Post-common-envelope binaries from SDSS , I. 101 white dwarf main-sequence binaries with multiple Sloan Digital Sky Survey spectroscopy

A. Rebassa-Mansergas
ABSTRACT We present a detailed analysis of 101 white dwarf main-sequence binaries (WDMS) from the Sloan Digital Sky Survey (SDSS) for which multiple SDSS spectra are available. We detect significant radial velocity variations in 18 WDMS, identifying them as post-common-envelope binaries (PCEBs) or strong PCEB candidates. Strict upper limits to the orbital periods are calculated, ranging from 0.43 to 7880 d. Given the sparse temporal sampling and relatively low spectral resolution of the SDSS spectra, our results imply a PCEB fraction of ,15 per cent among the WDMS in the SDSS data base. Using a spectral decomposition/fitting technique we determined the white dwarf effective temperatures and surface gravities, masses and secondary star spectral types for all WDMS in our sample. Two independent distance estimates are obtained from the flux-scaling factors between the WDMS spectra, and the white dwarf models and main-sequence star templates, respectively. Approximately one-third of the systems in our sample show a significant discrepancy between the two distance estimates. In the majority of discrepant cases, the distance estimate based on the secondary star is too large. A possible explanation for this behaviour is that the secondary star spectral types that we determined from the SDSS spectra are systematically too early by one to two spectral classes. This behaviour could be explained by stellar activity, if covering a significant fraction of the star by cool dark spots will raise the temperature of the interspot regions. Finally, we discuss the selection effects of the WDMS sample provided by the SDSS project. [source]

Magnetic braking of Ap/Bp stars: application to compact black-hole X-ray binaries

Stephen Justham
ABSTRACT We examine the proposal that the subset of neutron-star and black-hole X-ray binaries that form with Ap or Bp star companions will experience systemic angular-momentum losses due to magnetic braking, not otherwise operative with intermediate-mass companion stars. We suggest that for donor stars possessing the anomalously high magnetic fields associated with Ap and Bp stars, a magnetically coupled, irradiation-driven stellar wind can lead to substantial systemic loss of angular momentum. Hence, these systems, which would otherwise not be expected to experience ,magnetic braking', evolve to shorter orbital periods during mass transfer. In this paper, we detail how such a magnetic braking scenario operates. We apply it to a specific astrophysics problem involving the formation of compact black-hole binaries with low-mass donor stars. At present, it is not understood how these systems form, given that low-mass companion stars are not likely to provide sufficient gravitational potential to unbind the envelope of the massive progenitor of the black hole during a prior ,common-envelope' phase. On the other hand, intermediate-mass companions, such as Ap and Bp stars, could more readily eject the common envelope. However, in the absence of magnetic braking, such systems tend to evolve to long orbital periods. We show that, with the proposed magnetic braking properties afforded by Ap and Bp companions, such a scenario can lead to the formation of compact black-hole binaries with orbital periods, donor masses, lifetimes and production rates that are in accord with the observations. In spite of these successes, our models reveal a significant discrepancy between the calculated effective temperatures and the observed spectral types of the donor stars. Finally, we show that this temperature discrepancy would still exist for other scenarios invoking initially intermediate-mass donor stars, and this presents a substantial unresolved mystery. [source]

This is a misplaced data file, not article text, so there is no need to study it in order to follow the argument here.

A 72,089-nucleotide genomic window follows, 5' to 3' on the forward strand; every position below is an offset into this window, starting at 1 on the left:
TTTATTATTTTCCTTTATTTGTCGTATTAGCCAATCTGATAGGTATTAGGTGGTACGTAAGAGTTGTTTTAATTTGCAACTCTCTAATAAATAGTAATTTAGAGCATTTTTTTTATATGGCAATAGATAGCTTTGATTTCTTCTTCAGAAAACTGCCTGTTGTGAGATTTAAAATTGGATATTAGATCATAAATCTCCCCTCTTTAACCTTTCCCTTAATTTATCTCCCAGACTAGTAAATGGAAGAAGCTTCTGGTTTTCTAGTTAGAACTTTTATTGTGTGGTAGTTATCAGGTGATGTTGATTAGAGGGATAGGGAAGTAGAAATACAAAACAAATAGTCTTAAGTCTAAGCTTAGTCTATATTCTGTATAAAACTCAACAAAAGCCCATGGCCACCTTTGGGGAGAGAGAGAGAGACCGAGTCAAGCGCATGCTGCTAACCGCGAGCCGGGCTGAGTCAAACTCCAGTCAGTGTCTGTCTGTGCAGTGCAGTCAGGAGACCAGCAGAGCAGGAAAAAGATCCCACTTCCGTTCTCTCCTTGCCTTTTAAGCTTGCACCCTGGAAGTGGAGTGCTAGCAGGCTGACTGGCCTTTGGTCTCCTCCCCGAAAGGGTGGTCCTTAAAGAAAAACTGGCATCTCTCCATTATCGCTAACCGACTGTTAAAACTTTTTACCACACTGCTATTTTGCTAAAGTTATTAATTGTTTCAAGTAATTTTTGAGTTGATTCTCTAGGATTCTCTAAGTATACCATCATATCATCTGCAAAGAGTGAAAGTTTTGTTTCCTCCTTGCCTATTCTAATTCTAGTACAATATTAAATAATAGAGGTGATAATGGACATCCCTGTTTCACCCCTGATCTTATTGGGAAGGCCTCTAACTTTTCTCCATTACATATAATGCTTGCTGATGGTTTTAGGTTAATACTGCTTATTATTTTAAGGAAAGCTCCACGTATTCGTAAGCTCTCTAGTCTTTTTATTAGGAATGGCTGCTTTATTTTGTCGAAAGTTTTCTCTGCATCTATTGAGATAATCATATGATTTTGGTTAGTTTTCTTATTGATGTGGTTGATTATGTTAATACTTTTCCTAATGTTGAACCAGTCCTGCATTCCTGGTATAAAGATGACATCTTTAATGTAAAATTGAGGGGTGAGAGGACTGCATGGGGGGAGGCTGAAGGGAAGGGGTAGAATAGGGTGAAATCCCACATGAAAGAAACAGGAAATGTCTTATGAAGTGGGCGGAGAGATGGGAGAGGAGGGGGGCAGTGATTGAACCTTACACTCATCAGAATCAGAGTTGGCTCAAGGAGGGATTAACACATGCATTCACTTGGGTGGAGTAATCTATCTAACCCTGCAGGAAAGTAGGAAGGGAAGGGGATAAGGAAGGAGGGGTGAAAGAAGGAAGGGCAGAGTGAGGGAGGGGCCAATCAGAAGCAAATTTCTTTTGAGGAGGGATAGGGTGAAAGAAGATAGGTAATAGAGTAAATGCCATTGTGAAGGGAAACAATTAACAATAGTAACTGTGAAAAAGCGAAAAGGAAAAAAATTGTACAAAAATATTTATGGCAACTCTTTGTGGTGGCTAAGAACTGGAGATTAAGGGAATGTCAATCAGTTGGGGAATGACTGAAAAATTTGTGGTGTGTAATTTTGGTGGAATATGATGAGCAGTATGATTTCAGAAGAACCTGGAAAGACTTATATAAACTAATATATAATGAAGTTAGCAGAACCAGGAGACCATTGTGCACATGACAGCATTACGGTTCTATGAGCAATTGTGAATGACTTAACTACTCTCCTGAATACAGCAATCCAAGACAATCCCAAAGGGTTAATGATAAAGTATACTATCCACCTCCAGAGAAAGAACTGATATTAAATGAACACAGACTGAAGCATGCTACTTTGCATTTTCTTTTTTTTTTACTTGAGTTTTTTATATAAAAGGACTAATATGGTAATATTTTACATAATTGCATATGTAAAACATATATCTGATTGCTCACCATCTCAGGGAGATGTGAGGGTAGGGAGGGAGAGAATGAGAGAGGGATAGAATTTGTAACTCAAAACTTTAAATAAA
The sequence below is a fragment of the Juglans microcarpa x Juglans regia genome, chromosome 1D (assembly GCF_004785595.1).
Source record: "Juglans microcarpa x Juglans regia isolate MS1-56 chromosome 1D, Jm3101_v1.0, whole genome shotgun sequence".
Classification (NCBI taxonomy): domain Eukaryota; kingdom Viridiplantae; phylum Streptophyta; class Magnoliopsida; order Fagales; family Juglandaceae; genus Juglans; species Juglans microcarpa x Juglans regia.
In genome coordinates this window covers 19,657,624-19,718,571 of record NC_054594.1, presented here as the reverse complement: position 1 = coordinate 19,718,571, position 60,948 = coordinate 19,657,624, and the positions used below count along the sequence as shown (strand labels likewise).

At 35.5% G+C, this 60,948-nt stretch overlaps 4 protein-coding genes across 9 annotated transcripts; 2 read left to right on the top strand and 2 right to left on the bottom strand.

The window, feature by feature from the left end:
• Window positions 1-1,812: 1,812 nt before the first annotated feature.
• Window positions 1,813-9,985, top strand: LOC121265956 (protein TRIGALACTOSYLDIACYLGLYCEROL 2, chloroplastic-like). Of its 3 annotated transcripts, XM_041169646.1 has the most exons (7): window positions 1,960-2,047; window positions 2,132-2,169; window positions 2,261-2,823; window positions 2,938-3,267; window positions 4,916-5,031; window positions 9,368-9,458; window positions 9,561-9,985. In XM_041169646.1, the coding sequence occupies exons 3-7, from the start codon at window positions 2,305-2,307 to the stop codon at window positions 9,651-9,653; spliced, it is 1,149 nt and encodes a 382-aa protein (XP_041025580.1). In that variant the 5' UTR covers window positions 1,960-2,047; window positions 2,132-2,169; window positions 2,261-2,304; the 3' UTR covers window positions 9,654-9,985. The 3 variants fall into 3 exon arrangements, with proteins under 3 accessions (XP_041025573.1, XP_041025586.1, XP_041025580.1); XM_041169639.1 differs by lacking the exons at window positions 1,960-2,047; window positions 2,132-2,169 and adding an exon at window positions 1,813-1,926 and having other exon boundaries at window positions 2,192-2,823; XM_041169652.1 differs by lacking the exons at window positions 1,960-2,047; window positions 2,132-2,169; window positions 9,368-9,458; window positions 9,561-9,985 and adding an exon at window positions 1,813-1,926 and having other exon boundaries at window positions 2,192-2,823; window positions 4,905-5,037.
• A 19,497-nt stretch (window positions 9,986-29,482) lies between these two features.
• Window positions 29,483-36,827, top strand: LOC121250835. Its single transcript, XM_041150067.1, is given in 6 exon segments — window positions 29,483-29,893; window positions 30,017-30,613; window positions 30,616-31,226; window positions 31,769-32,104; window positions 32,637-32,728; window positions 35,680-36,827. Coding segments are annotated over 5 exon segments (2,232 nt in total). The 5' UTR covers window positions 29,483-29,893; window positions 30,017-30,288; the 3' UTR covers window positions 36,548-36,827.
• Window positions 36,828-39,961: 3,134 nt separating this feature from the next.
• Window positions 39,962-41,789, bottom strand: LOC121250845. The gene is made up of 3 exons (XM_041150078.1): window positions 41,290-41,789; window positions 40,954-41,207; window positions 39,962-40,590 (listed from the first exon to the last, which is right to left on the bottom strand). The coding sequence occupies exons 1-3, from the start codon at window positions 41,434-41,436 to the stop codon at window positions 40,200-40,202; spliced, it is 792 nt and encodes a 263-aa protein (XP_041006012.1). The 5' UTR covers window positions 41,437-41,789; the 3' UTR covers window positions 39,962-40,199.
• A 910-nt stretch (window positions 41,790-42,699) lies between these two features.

An intriguing correlation between the masses and periods of the transiting planets

Tsevi Mazeh
ABSTRACT We point out an intriguing relation between the masses of the transiting planets and their orbital periods. For the six currently known transiting planets, the data are consistent with a decreasing linear relation. The other known short-period planets, discovered through radial-velocity techniques, seem to agree with this relation. We briefly speculate about a tentative physical model to explain such a dependence. [source]